Cornwall is the most westerly of the English counties. It has an independence of character from the rest of the Country. The beauty of its coastline is unequalled.

Rugged granite cliffs face the might of the Atlantic Ocean, but on summer evenings, glow with the most beautiful of sunsets. Cornwall has picturesque coves and harbours and unspoilt fishing villages, hiding between glorious sandy beaches.

This is the land of King Arthur and the drowned city of Lyonesse, where history and legend are inseparable. Few more romantic locations exist than the ruins of King Arthur’s Castle on Tintagel Head.

No wonder the dramatic cliff scenery and bleak moors of Bodmin feature in Daphne Du Maurier’s romantic novels.

Places to visit in Cornwall

Porthtowan Beach, Chapel Porth and St. Agnes Head, from cliff path, Porthtowan

Porthtowan Beach, Cornwall

Porthtowan is a small village on the Atlantic Coast in North Cornwall, close to St. Agnes and approximately ten miles from Newquay and Newquay Cornwall Airport. The name in Cornish, means "cove of sand dunes". ...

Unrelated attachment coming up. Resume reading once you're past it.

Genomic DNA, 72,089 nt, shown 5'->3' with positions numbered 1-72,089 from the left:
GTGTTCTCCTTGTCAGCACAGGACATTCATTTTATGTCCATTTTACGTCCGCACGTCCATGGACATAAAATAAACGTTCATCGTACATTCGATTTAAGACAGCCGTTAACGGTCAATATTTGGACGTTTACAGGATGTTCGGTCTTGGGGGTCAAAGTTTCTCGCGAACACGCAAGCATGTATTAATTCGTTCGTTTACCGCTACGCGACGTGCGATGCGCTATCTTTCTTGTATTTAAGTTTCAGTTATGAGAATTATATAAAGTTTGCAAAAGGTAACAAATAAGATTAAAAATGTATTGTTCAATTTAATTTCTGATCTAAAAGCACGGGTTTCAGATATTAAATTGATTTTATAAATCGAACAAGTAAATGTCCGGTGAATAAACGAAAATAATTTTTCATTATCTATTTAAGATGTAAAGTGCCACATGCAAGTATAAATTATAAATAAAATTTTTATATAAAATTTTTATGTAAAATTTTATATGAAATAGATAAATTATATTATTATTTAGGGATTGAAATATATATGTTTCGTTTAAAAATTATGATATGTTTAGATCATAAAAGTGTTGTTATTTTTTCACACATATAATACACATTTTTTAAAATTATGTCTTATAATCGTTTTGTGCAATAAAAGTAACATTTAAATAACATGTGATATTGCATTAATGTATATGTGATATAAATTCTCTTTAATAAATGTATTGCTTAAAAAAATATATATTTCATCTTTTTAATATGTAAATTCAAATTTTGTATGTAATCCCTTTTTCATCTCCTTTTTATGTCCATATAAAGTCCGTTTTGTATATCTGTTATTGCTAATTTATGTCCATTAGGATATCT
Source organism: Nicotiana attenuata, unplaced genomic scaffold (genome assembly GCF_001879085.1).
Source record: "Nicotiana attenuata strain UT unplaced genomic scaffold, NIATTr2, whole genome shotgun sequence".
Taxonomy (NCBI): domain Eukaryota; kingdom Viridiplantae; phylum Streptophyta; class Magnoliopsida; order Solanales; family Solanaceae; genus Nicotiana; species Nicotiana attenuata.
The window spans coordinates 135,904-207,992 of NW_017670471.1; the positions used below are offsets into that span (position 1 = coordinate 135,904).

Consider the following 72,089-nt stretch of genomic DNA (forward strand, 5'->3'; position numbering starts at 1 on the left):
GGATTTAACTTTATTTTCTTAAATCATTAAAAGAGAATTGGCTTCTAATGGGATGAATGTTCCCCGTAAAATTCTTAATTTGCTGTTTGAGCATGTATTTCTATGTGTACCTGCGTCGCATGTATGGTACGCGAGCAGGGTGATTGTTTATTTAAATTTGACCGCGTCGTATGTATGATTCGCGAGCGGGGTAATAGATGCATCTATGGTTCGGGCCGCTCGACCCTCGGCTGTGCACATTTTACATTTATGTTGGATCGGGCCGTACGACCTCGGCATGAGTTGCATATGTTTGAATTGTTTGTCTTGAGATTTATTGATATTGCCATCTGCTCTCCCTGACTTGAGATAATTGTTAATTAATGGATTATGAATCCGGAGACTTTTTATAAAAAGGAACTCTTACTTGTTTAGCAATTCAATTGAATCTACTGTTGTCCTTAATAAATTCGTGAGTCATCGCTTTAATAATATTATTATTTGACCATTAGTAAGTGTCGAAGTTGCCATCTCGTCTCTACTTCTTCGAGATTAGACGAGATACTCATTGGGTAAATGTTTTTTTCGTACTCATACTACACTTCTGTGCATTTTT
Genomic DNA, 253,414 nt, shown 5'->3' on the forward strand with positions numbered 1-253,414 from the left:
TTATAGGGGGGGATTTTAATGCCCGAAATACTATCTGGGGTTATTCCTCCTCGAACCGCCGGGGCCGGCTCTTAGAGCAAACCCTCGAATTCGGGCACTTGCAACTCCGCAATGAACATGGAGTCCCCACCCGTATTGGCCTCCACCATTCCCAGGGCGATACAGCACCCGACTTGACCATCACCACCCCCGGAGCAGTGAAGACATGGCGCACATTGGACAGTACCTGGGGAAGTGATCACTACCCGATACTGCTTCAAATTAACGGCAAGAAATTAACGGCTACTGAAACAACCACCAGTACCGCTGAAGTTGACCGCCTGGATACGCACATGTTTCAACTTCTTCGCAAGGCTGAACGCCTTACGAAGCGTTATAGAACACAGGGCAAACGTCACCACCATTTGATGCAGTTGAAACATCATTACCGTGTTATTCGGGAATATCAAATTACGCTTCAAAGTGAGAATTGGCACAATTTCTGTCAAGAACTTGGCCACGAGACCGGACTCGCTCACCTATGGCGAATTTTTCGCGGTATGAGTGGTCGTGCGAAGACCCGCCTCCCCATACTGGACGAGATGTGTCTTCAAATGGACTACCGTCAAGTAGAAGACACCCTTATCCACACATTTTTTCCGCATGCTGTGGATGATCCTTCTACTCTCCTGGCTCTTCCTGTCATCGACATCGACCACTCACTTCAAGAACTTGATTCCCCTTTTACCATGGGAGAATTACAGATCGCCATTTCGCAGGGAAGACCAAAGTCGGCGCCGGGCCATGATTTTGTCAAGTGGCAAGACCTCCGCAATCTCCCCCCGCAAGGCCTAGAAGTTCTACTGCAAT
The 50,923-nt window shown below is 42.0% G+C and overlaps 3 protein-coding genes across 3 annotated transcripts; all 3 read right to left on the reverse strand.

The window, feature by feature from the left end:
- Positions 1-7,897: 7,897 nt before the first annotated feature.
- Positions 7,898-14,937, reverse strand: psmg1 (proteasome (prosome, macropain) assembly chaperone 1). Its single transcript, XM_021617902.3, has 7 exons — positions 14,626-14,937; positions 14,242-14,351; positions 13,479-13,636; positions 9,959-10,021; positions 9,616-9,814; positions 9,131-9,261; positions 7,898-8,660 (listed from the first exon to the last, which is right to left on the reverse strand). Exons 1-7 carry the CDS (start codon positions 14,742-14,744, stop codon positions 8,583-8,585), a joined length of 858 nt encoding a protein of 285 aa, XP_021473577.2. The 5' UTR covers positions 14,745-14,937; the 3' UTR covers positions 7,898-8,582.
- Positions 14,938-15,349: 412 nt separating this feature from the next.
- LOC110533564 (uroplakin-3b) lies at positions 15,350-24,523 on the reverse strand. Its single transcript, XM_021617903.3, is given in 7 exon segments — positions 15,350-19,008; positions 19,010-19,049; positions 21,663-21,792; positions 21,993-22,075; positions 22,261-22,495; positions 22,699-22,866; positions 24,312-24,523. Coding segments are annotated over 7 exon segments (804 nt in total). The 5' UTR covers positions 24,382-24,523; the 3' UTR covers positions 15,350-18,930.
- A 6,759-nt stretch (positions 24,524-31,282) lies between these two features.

Sunset, Chapel Rock and surfer, Perranporth

Perranporth, Cornwall

Perranporth is a popular seaside resort, six miles south-west of Newquay. It is much quieter than Newquay and has a three mile long sandy beach facing the Atlantic Ocean. It takes its name from Saint Piran, mea...
Cumulonimbus clouds, near Jamaica Inn, Launceston, Bodmin Moor

Bodmin Moor, Cornwall

Bodmin Moor forms part of the Cornish Area of Outstanding Natural Beauty. It is a plateau generally over 800 feet high, but dominated by dramatic granite tors. Brown Willy (1,375 feet), the highest point and Ro...